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IN THE NOVEMBER EDITION OF ART MONTHLY, ZITA JOYCE SUGGESTS IT MAY BE DIFFICULT TO ACCESS THE NEW ZEALAND SOUND COMMUNITY, BUT THERE IS NO SHORTAGE OF ARTISTS AND SUPPORTERS. TOGETHER WITH THE DUNEDIN PUBLIC ART GALLERY, THE AUDIO FOUNDATION’S ALT.MUSIC ORGANISATION RECENTLY AUSPICED VISITS BY JAPANESE PERCUSSIONIST HANO SHOJI AND UK FIELD RECORDING LEGEND CHRIS WATSON, IN ASSOCIATION WITH NZ ARTISTS PSN ELECTRONIC AND OTHERS IN AUDIOFEST.

Hano’s solo technique exhibited a fascinating combination of formalism with chaotic free improvisation. Confining himself to the traditional kit, and despite the density of percussive combinations and variety of tones made by hitting the skins at different sites, he always employed the full strike of the drum stick. Hano’s method recalled in this sense mid 20th century ballet or pre-Fusion African-American jazz, where the instrument is used correctly even as one strives to extend its range. Hano’s work therefore possessed relatively little colour or chromaticism, depending largely on temporal variation to construct a series of flows and counterpoints.

Hano also performed with local Dunedin artists, duelling with Rory Macmurdo’s hard-rock drumming. Alex Mackinnon provided destroyed guitar noise, using a near unplayable instrument and a flapping, behemoth amplifier to generate a rich set of dirty textures. Hano was a commanding orchestrator, following a somewhat classical model of free jazz in which each artist has at least one solo, the players working largely in unison or parallel, rather than antagonistically.

Lee Noyes’ contribution dramatised the limitations of Hano’s approach. Noyes has more in common with Australian percussionists Sean Baxter and Will Guthrie, being as content playing the sides of the drums and found instruments as the kit. He ran a metal string over a movable violin bridge placed on one drum, producing a wonderful array of unexpected, changing, resonating notes. His approach suffered from insufficient amplification, but he helped release the gig from Hano’s implicit suggestion that drums must be played as they were designed to be.

The second Dunedin gig featured soundscapes from Sean Kerr and Simon Cuming (Auckland). The electronic palette was appealing without being distinctive, the duo’s work lacking the compositional logic of say Bernard Parmegiani or Janet Cardiff, producing a set of materials which, while interesting, did not cohere. Things livened up when Michael Morley (Dunedin) stepped up, looking like a renegade from Warhol’s Factory (complete with black shades), voicing a harsh wall of guitar feedback. Morley’s indifference to his audience however echoed his music, and while there were great textures, the temporal structure was so opaque as to make the improvisation essentially static.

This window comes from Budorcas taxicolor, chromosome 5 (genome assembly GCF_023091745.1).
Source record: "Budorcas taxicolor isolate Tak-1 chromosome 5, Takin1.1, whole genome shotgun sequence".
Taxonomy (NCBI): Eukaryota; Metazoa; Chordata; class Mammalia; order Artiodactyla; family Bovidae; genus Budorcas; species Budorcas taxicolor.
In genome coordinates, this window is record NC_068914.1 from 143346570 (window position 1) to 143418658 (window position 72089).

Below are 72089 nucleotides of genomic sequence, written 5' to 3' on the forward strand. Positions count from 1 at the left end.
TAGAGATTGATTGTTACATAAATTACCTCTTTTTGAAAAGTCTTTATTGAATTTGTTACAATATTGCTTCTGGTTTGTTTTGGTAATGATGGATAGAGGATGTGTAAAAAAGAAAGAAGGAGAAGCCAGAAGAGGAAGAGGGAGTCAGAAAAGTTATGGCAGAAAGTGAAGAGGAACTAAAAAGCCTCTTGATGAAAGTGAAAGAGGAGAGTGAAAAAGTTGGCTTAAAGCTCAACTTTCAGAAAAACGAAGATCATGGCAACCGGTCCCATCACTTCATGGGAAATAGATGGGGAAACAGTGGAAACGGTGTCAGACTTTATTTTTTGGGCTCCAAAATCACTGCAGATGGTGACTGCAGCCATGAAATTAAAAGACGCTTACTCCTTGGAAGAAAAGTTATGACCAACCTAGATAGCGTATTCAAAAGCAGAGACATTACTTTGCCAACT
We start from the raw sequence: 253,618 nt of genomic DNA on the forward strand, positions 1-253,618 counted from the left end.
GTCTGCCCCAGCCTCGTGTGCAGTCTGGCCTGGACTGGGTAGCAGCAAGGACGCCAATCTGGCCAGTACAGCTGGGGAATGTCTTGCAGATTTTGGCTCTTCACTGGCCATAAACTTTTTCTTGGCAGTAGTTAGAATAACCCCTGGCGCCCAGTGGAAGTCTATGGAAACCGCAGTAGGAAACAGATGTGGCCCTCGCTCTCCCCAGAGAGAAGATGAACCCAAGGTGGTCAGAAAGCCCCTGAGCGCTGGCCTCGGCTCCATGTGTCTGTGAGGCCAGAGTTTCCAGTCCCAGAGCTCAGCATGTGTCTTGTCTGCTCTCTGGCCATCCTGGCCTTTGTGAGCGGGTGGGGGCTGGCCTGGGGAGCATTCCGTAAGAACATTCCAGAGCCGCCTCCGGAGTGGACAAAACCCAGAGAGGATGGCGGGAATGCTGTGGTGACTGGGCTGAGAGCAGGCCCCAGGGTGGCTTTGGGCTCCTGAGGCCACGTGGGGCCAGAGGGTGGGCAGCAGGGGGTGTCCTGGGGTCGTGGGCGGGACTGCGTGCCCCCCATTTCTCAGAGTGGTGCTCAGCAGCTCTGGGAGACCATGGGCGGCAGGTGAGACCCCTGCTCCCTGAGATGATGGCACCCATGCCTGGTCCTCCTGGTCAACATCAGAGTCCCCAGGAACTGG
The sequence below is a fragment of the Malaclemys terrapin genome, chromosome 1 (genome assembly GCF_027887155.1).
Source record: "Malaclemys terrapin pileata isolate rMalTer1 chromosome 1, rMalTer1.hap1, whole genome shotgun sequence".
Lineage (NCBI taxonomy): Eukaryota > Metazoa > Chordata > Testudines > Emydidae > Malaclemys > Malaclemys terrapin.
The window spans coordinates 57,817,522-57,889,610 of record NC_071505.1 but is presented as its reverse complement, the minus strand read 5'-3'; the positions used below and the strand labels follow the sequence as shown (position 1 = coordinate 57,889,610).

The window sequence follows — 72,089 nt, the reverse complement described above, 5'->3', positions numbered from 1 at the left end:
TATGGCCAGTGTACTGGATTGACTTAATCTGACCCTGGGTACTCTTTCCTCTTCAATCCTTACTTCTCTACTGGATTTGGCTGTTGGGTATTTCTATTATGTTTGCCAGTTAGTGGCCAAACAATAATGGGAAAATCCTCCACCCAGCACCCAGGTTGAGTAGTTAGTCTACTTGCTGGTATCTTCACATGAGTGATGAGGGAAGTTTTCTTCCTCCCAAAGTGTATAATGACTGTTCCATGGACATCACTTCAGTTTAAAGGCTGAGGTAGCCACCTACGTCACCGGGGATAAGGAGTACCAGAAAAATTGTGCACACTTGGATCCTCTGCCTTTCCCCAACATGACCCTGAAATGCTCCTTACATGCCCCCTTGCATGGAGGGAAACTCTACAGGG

By contrast, locals PSN Electronic offered a more composed approach to live electronic performance. Susan Ballard, Nathan Thompson and Peter Stapleton used a range of CD players as well as other radiophonic gear to provide a soundscape largely derived from the sound of CDs skipping (1000 faulty copies of their own release). While the palette was familiar to anyone who’s followed glitch, Oval and the Mille Plateau label, the trio maintained interest by allowing their presentation to waver in and out, while nevertheless holding things together with the slippery clicks and cuts characteristic of this style, and a tendency to anchor materials in actual or quasi-subliminal beats. PSN Electronic’s few releases meld buzz and drone well with these models; hopefully they’ll have more to offer.

Chris Watson was the star of the three-night program. He founded Cabaret Voltaire before moving to natural soundscapes in the 1980s and worked on David Attenborough’s blockbuster nature shows. Watson is reluctant to publicly denounce his earlier interest in so-called ‘industrial’, machinic and mediated sounds. His current oeuvre however represents the complete inversion of his previous aesthetic.

Watson is a realist, and while he stresses that recording and re-listening enables him to become aware of creatures and events he is unable to visually perceive—notably the wealth of insect activity that occurs even within an extremely small section of the barren Saharan grasslands and giber deserts—he nevertheless insists that he has not “changed” the sounds which he so skilfully presents. This is an allegedly pure, pre-existing sound world, and not one—as Francisco López, Karlheinz Stockhausen or others would insist—actually created by the microphone.

While the crackling, inarticulate and bizarre rumblings of a Saharan lion provides a highly abstract experience for the average Western listener, Watson’s pieces do not (and are not designed to) grab the listener’s attention. I prefer more overtly manipulated sound, but it is rewarding to hear a fine craftsman present his deliberately seamless edit of over 30 recordings into simple narratives such as day to night to morning (a sequential pastiche of different organisms and hunting noises), or oceanic surface to extreme depths and back up again. Like film critic Andre Bazin, Watson strives to recreate the quasi-spiritual beauty of the world through technological transcription, and this is much to be admired.


Audiofest, artists Hano Shoji, Lee Noyes, Rory Macmurdo, Alex Mackinnon, Peter Porteous, Sean Kerr and Simon Cumming, Michael Morley, Chris Watson, PSN Electronic (Susan Ballard, Nathan Thompson and Peter Stapleton; Dunedin Public Art Gallery, Oct 1, 3, 8

RealTime issue #94 Dec-Jan 2009 pg. 46

© Jonathan Marshall; for permission to reproduce apply to realtime@realtimearts.net

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